BMCR 1994.06.12

Lucan, Pharsalia

, Lucan, Pharsalia. Ithaca: Cornell University Press, 1993. xxix, 333 pages. ISBN 9781501731938. $17.95..

It never rains but it pours; and sometimes, like Danaë, we may enjoy a shower of gold. Until six years ago readers without the Latin or the stamina to read Lucan’s poem in the original had to rely on the prose versions of Duff (LCL 1928: plain but accurate) or Graves (Penguin 1956: elegant, inaccurate and unsympathetic to the poet). The climate has changed and in quick succession three verse translations have been published by practicing classicists, all with introductions, notes and glossaries: the vigorous six-beat narrative hexameters of P.F. Widdows, disadvantaged by a publisher not normally associated with the Classics and a prohibitive price (Lucan’s Civil War Indiana U.P., recently on sale at $15), followed by Susan H. Braund’s Oxford introduction, translation and notes (Lucan: Civil War Clarendon Press 1992, issued in paper-back 1993) and now Jane Wilson Joyce’s long awaited version with an introduction and notes of comparable merit. Given the high quality of all three versions it seems only fair to include in any review of Jane Joyce’s new version some consideration of the still available alternatives.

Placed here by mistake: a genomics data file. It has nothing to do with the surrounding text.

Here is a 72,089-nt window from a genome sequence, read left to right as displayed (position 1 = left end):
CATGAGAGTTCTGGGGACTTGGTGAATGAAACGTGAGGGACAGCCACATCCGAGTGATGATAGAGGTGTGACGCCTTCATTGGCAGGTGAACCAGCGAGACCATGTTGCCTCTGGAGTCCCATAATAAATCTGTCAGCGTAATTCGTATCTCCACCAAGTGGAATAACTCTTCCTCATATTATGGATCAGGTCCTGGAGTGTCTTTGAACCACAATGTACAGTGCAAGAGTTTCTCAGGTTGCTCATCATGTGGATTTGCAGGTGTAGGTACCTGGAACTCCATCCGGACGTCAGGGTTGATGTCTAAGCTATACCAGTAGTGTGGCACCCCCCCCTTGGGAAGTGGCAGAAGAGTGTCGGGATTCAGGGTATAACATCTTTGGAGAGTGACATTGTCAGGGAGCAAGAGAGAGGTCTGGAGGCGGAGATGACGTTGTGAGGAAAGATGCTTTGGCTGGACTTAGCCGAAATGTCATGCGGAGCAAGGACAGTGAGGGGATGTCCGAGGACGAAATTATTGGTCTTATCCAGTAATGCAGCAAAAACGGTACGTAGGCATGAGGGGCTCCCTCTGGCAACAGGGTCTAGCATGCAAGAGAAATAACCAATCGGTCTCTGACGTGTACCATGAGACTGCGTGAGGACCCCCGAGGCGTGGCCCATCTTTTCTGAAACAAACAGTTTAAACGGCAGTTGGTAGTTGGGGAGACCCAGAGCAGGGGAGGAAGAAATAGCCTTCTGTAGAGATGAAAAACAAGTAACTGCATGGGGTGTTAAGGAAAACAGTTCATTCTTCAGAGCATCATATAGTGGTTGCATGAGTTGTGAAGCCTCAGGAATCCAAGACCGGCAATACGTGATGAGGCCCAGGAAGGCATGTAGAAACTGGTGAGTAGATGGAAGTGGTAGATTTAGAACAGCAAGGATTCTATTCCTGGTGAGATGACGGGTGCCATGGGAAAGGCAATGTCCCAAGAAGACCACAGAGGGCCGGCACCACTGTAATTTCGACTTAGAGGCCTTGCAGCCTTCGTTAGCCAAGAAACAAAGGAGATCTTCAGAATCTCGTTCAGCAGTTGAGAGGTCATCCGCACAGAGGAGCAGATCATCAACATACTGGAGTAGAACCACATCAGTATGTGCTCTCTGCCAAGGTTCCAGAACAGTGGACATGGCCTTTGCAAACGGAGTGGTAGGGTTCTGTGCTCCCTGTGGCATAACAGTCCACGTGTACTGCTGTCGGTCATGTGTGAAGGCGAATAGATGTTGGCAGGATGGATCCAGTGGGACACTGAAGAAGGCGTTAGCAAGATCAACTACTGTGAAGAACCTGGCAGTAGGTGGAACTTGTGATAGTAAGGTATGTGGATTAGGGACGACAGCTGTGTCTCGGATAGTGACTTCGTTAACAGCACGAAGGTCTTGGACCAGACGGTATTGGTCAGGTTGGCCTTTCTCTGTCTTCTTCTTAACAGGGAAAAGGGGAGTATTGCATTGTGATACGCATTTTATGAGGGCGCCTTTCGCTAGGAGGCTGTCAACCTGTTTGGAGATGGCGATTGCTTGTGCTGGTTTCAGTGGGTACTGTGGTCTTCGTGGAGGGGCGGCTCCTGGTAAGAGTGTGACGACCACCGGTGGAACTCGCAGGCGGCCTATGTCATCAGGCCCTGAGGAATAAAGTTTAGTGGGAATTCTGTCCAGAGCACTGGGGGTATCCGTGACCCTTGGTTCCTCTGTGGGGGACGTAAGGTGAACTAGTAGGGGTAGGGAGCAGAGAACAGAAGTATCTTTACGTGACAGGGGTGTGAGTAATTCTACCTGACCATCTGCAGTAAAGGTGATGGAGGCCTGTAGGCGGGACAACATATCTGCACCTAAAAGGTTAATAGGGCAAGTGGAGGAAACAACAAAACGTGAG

How does one judge a translation? When it is of a text likely to be taught in courses on epic, imaginative appeal is probably the primary concern, and this will largely but not entirely depend on the poetic quality of the English text. Here of course there will be reader preferences, and the twenty year old American student brought up on Whitman, Frost, Stevens and living US poets will have a different expectation from the retired English clergyman or scholar with a taste for Dryden, Pope or Tennyson. (I think here of H.D. Melville’s splendid versions of Ovid and Statius, which few of my students can enjoy). There is also the problem of glossing a learned text—incorporated in the version, or sequestered in a glossary? and the debatable choice whether to reflect the poet’s own idiosyncrasies—do we, for example follow Duff, expelling all or some apostrophes? If Lucan’s rhetoric is heightened and his pace rather unvaried, like a Brahms or Schumann symphony, should this be matched in the English text? All in all there are many issues of balance between adaptation and fidelity, but given the high standard of accuracy of all three translators, the reader is genuinely free to choose on an aesthetic basis.